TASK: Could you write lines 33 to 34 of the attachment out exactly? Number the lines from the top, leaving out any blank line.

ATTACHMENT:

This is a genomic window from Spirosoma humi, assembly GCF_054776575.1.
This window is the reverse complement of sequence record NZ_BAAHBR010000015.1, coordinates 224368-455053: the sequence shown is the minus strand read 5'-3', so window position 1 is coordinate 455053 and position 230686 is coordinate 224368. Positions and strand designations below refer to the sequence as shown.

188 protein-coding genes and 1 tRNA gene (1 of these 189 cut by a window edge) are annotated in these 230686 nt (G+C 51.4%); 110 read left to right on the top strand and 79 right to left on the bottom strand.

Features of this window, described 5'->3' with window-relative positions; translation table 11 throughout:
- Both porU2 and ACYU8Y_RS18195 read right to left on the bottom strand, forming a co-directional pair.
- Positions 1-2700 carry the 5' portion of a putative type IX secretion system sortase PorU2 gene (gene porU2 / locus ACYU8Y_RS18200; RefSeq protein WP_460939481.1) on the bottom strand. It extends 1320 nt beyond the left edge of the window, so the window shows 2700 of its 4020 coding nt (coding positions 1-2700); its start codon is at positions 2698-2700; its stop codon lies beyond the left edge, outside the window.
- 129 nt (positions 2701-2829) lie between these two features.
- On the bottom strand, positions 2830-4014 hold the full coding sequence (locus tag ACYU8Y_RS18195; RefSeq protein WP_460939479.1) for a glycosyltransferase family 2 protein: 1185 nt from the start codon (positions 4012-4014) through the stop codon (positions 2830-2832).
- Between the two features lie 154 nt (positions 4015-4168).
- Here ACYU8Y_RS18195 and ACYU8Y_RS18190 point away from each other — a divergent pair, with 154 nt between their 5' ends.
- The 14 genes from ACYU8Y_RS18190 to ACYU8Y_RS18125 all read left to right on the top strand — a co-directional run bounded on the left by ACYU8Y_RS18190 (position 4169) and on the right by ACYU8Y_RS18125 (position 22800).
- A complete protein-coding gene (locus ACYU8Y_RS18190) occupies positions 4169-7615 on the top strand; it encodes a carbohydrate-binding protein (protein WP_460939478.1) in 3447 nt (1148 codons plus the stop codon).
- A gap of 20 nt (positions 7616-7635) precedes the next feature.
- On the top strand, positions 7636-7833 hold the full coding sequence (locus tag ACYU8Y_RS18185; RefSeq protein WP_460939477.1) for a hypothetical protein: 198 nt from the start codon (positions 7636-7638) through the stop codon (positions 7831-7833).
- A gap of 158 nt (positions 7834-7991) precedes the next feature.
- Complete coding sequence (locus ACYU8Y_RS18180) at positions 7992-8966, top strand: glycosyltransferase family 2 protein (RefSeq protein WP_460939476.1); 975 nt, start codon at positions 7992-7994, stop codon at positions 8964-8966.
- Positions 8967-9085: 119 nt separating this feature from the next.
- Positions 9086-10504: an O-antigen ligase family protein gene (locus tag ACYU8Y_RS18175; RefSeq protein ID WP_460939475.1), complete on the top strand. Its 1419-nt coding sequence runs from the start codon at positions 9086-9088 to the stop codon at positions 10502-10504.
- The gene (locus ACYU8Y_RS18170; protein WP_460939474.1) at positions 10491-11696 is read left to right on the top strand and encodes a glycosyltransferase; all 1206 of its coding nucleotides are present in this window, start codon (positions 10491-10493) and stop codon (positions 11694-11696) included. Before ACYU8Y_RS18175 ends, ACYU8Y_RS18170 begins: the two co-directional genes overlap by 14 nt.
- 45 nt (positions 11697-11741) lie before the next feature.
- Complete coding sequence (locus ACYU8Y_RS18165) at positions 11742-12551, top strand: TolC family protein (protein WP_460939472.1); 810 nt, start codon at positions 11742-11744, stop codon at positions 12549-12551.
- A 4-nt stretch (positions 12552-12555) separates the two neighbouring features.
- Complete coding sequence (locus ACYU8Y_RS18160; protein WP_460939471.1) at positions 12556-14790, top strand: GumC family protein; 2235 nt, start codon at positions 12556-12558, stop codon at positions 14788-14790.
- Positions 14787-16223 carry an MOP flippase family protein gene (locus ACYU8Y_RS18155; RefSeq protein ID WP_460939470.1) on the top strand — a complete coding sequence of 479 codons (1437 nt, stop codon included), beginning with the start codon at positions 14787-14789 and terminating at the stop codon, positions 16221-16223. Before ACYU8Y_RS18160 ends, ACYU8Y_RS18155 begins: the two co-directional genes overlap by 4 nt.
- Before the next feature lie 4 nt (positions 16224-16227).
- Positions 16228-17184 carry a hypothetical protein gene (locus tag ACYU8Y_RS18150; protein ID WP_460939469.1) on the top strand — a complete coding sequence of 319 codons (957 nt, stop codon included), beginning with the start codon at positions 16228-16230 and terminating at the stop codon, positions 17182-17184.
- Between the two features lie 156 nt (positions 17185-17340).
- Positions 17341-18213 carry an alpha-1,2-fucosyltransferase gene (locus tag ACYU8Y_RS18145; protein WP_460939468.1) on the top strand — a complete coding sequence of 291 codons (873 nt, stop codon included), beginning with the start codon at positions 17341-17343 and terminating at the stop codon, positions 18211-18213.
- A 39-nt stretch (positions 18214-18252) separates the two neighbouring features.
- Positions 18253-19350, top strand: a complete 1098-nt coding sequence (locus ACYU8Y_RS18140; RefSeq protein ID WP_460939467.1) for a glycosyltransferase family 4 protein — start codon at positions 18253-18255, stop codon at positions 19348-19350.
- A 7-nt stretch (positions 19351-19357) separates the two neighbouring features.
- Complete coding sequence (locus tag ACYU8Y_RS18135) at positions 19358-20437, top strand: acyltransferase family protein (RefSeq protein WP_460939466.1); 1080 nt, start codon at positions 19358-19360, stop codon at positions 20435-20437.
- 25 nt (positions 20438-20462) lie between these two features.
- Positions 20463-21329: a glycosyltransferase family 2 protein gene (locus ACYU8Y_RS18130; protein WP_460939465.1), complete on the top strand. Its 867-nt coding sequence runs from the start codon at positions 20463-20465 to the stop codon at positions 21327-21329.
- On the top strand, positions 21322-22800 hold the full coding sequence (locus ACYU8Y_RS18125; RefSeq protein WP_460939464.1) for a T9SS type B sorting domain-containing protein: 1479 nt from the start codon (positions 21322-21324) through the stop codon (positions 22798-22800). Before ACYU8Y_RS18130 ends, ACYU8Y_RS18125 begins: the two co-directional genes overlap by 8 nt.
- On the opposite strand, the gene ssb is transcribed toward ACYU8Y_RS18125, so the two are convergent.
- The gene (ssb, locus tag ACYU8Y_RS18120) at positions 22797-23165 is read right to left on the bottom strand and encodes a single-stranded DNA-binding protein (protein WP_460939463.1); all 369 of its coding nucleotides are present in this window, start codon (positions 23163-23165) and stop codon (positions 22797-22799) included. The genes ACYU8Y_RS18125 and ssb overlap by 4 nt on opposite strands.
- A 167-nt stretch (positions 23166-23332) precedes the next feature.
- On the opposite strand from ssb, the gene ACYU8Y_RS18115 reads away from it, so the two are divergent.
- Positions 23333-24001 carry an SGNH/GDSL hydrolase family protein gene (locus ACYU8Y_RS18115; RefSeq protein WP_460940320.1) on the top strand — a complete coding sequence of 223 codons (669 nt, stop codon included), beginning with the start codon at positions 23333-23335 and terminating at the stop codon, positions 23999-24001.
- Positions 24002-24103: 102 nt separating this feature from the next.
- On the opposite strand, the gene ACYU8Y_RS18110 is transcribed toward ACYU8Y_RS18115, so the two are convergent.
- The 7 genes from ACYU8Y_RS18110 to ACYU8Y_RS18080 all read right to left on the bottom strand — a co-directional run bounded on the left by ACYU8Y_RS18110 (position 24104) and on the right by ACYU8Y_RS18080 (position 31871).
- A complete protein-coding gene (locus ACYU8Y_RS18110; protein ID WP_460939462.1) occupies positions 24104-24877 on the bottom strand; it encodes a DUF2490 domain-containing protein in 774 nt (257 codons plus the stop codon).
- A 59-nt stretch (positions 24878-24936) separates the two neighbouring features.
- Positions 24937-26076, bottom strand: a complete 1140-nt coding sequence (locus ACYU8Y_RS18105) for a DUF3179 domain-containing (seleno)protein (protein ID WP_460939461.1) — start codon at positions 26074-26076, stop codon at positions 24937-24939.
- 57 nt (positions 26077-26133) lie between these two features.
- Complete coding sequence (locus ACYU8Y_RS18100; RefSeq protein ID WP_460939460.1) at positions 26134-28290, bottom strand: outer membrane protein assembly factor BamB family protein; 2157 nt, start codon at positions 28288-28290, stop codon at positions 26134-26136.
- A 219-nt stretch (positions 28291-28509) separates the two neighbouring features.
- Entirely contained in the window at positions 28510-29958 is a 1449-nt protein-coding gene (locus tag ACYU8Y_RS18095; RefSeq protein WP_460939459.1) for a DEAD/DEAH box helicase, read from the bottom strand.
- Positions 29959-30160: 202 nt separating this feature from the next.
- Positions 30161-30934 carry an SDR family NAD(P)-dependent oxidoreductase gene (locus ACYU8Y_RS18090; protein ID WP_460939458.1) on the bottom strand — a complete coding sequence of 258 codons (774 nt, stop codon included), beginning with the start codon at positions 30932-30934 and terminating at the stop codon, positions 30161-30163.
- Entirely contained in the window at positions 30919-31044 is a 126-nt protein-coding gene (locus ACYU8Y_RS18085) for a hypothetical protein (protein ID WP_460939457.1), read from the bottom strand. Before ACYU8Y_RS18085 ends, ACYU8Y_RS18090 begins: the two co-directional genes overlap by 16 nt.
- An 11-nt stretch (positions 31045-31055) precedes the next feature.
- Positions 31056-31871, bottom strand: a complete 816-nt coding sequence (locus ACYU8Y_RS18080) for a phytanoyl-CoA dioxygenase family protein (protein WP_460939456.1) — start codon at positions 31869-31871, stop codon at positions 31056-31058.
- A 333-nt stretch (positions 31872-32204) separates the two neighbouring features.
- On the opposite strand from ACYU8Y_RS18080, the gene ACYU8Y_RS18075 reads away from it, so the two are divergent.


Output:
- 25 nt (positions 20438-20462) lie between these two features.
- Positions 20463-21329: a glycosyltransferase family 2 protein gene (locus ACYU8Y_RS18130; protein WP_460939465.1), complete on the top strand. Its 867-nt coding sequence runs from the start codon at positions 20463-20465 to the stop codon at positions 21327-21329.